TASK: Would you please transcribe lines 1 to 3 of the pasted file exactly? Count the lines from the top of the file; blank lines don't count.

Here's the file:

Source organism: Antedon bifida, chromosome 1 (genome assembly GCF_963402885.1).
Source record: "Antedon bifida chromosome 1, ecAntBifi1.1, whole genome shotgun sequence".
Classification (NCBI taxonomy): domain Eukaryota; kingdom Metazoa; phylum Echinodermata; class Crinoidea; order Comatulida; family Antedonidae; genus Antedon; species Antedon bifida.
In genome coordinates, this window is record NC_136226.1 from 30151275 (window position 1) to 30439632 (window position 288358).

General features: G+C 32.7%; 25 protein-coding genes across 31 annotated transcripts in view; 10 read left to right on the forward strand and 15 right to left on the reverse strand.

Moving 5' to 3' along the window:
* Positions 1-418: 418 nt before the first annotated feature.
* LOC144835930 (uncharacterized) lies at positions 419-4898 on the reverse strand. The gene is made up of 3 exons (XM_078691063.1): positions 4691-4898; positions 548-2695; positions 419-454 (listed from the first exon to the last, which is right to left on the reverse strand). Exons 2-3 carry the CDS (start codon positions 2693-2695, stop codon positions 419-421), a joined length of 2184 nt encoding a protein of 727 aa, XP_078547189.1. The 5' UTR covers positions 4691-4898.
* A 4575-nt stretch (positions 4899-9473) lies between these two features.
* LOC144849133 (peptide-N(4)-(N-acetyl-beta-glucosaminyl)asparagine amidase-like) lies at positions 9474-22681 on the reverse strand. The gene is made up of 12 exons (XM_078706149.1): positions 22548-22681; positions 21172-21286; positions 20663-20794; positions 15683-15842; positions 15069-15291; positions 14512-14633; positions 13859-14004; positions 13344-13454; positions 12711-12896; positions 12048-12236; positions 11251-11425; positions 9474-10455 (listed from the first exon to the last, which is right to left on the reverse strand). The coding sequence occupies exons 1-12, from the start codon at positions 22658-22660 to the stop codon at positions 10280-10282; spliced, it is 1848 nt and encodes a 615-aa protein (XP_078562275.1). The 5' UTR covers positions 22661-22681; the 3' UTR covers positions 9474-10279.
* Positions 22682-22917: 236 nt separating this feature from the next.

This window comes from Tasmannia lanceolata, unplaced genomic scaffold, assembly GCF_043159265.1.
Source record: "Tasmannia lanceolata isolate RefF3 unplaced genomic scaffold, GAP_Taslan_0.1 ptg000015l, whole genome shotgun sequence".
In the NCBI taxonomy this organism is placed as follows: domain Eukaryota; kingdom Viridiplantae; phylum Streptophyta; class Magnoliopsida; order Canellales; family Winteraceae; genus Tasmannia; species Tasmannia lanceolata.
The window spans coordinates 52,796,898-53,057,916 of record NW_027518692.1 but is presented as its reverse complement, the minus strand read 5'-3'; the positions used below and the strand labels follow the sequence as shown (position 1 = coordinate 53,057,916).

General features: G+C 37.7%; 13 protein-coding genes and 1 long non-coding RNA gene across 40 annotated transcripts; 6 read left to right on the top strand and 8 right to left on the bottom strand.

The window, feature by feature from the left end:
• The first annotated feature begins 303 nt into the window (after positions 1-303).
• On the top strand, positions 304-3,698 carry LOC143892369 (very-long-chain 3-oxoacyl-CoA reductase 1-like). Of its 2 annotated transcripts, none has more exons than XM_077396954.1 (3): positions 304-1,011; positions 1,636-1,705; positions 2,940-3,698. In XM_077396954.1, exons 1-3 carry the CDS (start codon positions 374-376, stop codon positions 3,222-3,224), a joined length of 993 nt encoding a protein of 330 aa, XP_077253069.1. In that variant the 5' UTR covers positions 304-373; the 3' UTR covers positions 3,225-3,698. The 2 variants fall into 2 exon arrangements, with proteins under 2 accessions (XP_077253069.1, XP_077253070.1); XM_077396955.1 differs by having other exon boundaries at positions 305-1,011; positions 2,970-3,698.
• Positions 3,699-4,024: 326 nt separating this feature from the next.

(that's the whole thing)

Source organism: Antedon bifida, chromosome 1 (genome assembly GCF_963402885.1).
Source record: "Antedon bifida chromosome 1, ecAntBifi1.1, whole genome shotgun sequence".
Classification (NCBI taxonomy): domain Eukaryota; kingdom Metazoa; phylum Echinodermata; class Crinoidea; order Comatulida; family Antedonidae; genus Antedon; species Antedon bifida.